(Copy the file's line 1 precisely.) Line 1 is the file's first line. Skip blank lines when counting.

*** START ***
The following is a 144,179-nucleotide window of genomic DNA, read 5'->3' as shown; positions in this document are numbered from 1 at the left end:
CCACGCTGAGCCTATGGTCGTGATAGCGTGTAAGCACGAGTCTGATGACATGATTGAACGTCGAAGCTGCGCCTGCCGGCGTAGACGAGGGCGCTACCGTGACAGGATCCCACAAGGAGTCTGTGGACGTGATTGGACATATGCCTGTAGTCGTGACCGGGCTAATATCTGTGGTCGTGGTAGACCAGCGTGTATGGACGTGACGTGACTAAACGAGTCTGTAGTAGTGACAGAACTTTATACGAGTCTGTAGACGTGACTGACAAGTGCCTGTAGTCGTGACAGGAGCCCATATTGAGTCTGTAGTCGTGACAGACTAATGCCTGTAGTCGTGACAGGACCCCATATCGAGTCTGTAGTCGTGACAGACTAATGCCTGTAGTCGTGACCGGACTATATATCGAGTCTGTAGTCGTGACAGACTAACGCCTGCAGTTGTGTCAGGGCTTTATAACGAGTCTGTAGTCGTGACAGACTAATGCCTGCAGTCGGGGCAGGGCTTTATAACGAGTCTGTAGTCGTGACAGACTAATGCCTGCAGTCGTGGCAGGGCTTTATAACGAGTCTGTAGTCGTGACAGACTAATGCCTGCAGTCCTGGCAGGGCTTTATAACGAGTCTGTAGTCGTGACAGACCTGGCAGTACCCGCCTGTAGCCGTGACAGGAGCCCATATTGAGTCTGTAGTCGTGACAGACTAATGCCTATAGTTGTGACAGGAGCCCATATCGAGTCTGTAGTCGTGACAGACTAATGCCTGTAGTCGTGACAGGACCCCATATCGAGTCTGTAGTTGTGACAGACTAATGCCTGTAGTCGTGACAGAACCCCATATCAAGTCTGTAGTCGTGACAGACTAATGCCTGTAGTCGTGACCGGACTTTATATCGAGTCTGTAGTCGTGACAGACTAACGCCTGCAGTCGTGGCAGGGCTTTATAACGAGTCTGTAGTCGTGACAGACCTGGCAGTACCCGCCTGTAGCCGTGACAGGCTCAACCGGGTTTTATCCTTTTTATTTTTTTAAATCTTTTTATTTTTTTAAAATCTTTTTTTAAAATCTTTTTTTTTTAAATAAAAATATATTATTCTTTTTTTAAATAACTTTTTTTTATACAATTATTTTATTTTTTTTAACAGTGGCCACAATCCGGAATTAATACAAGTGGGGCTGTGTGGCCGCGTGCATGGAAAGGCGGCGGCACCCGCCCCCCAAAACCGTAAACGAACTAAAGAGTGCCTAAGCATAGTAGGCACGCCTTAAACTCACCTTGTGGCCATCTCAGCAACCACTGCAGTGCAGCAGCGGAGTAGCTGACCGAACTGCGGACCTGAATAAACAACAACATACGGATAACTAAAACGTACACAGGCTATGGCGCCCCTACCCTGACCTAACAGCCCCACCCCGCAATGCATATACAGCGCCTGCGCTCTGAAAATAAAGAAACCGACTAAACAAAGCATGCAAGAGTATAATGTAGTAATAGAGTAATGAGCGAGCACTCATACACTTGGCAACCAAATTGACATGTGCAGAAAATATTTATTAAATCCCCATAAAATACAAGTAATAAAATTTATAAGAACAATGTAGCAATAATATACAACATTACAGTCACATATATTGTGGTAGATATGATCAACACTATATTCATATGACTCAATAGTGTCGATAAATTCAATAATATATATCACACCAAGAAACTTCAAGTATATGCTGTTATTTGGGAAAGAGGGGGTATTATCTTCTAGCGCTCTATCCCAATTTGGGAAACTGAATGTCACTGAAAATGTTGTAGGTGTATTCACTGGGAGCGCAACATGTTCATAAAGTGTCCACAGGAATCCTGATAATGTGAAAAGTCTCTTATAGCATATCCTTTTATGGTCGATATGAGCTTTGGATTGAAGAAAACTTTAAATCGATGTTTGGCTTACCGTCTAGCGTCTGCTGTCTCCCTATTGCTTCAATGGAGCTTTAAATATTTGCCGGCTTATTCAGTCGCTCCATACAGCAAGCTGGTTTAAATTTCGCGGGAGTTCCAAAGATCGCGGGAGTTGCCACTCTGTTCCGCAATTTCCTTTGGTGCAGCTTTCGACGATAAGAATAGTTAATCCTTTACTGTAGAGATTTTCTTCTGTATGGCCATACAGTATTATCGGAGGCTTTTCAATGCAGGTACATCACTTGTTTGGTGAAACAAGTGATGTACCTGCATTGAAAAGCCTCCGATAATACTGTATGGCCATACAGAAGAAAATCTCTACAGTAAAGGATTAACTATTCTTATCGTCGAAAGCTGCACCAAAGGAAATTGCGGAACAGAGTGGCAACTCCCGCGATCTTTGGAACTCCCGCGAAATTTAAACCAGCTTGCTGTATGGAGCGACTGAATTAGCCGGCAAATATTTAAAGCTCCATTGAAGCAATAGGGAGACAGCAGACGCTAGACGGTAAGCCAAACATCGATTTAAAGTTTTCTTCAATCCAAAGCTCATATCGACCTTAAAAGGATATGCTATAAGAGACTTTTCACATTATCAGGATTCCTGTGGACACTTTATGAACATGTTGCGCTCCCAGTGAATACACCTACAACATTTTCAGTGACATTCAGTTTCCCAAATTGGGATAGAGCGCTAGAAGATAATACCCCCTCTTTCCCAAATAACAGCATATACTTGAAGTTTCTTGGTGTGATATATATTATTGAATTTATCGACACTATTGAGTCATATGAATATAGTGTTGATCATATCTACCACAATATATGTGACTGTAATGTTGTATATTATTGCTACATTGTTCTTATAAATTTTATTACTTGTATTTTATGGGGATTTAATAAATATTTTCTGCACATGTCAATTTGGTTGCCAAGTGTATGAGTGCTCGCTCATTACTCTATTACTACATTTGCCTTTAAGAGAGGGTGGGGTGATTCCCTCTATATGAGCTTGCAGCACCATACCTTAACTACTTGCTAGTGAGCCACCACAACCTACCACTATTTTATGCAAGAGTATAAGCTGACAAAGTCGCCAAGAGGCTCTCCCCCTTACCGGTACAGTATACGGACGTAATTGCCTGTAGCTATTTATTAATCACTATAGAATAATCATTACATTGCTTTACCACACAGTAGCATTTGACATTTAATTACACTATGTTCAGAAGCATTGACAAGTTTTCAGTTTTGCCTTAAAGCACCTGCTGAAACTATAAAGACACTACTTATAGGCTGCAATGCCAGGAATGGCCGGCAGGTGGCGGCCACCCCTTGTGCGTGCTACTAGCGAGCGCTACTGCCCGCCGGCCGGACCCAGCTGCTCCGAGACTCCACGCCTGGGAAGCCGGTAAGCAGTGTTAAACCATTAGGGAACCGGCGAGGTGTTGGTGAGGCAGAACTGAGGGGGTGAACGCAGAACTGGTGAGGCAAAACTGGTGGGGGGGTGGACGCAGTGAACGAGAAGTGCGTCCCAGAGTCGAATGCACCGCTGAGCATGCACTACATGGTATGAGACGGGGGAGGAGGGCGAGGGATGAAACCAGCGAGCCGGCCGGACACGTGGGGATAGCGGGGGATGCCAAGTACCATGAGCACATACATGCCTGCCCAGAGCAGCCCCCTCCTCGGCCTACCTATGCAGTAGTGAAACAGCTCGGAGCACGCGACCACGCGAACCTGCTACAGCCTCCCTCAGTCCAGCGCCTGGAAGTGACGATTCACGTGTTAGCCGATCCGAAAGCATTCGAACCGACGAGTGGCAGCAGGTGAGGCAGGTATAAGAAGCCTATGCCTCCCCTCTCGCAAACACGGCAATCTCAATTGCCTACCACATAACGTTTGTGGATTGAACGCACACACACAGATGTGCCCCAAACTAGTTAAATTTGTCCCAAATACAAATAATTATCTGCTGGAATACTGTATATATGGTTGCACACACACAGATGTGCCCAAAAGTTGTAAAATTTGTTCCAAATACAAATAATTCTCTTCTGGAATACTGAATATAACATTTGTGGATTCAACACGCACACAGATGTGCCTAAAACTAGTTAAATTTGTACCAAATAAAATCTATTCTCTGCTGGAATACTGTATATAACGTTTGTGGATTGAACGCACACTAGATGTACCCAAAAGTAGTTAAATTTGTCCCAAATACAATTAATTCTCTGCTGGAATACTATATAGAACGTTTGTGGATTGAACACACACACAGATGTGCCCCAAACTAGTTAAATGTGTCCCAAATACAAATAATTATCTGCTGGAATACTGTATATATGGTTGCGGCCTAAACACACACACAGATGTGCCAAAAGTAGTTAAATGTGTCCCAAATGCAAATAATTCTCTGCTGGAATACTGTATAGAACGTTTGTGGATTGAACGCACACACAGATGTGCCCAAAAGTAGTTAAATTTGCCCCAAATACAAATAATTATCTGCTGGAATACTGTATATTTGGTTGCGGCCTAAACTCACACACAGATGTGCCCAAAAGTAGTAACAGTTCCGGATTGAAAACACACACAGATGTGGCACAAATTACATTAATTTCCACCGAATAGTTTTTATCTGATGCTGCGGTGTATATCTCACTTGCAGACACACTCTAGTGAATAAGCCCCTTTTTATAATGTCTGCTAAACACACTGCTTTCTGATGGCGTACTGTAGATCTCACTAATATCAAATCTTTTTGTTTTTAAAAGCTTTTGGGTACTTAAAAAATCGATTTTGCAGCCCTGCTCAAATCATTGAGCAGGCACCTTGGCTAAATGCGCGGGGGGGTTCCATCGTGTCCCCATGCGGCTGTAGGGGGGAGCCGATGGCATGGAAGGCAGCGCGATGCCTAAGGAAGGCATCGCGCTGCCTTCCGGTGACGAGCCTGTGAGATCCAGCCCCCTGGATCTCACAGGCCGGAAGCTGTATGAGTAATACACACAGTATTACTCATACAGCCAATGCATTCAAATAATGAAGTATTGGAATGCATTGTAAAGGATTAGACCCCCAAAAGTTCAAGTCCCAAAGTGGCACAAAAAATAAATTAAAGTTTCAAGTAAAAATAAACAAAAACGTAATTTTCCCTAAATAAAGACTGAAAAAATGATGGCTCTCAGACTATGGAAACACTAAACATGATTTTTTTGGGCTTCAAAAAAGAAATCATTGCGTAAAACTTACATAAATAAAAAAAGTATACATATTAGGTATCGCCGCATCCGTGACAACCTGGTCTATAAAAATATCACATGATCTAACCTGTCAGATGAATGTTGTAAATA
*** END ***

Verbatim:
The following is a 144,179-nucleotide window of genomic DNA, read 5'->3' as shown; positions in this document are numbered from 1 at the left end: